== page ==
why newcomers face an uphill battle for acceptance
Virtually everyone who joins a new group is sensitive to the fact that, as a newcomer, he or she must tread carefully for a while, keeping a low profile until becoming sufficiently integrated into the group. When they do offer their ideas, criticisms, and suggestions, existing group members typically resist their contributions. Why does that happen and what can be done to overcome that resistance?
The studies, authored in PSPB by Matthew J. Hornsey, Tim Grice, Jolanda Jetten, Neil Paulsen, and Victor Callan (all at University of Queensland, Brisbane, Australia), examined how groups responded to identical criticisms of the group presented by both newcomers and old-timers. In every instance, the newcomers’ statements aroused less agreement and more negativity than the same comments delivered by long-term members. As a result, old-timers were more influential in persuading others than the newcomers were.
The authors conclude that the resistance to newcomers occurred because they were perceived as being less attached to their group member identity than long-term members, leading others to question whether they had the group’s best interests at heart. “Newcomers should have greater influence to the extent that they show commitment to their identity as a group member,” write the authors. “Newcomers who seemed to relinquish their attachment to a community to which they formerly belonged were more influential in their new group.”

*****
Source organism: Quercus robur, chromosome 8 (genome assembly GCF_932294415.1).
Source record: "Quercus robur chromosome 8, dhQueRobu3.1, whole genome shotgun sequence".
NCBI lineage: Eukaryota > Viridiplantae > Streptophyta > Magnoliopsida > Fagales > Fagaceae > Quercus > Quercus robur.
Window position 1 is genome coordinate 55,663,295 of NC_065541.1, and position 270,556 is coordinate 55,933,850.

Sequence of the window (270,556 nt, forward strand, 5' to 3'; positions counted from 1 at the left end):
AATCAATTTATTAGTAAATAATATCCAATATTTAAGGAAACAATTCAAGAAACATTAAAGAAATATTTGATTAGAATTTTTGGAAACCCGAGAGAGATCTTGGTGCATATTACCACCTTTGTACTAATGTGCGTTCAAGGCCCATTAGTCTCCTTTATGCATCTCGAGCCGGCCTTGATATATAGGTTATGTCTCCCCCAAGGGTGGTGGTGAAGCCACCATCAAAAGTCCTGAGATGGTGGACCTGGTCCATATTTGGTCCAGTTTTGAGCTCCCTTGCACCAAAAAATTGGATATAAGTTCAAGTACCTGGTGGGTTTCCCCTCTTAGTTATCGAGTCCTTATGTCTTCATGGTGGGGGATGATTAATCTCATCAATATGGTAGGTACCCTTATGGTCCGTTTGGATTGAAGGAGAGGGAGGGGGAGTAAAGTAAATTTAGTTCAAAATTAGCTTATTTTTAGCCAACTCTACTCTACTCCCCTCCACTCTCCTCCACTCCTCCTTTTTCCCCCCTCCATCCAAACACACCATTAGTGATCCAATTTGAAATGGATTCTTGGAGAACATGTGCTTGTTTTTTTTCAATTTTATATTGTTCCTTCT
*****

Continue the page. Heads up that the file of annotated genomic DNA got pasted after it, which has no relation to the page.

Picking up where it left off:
Newcomers face an uphill battle to have their criticisms and recommendations for change accepted and this research can help them bring about positive change in the groups they join.
Pers Soc Psychol Bull. 2007 Jul;33(7):1036-48. Epub 2007 Jun 8. Links
Group-directed criticisms and recommendations for change: why newcomers arouse more resistance than old-timers.
Hornsey MJ, Grice T, Jetten J, Paulsen N, Callan V.
School of Psychology, University of Queensland, Queensland, Australia. firstname.lastname@example.org Three experiments examine the extent to which newcomers are able to influence their groups relative to old-timers. Specifically, how group members respond to criticisms of their group was assessed as a function of the intragroup position of the speaker. When criticizing their workplace (Experiment 1; N = 116), their profession (Experiment 2; N = 106), or an Internet community (Experiment 3; N = 189), newcomers aroused more resistance than old-timers, an effect that was mediated by perceptions of how attached critics were to their group identity. Experiment 3 also showed that newcomers could reduce resistance to their criticisms by distancing themselves from a group of which they were previously members. Theoretical and practical implications of these findings are discussed.
PMID: 17557893 [PubMed – in process]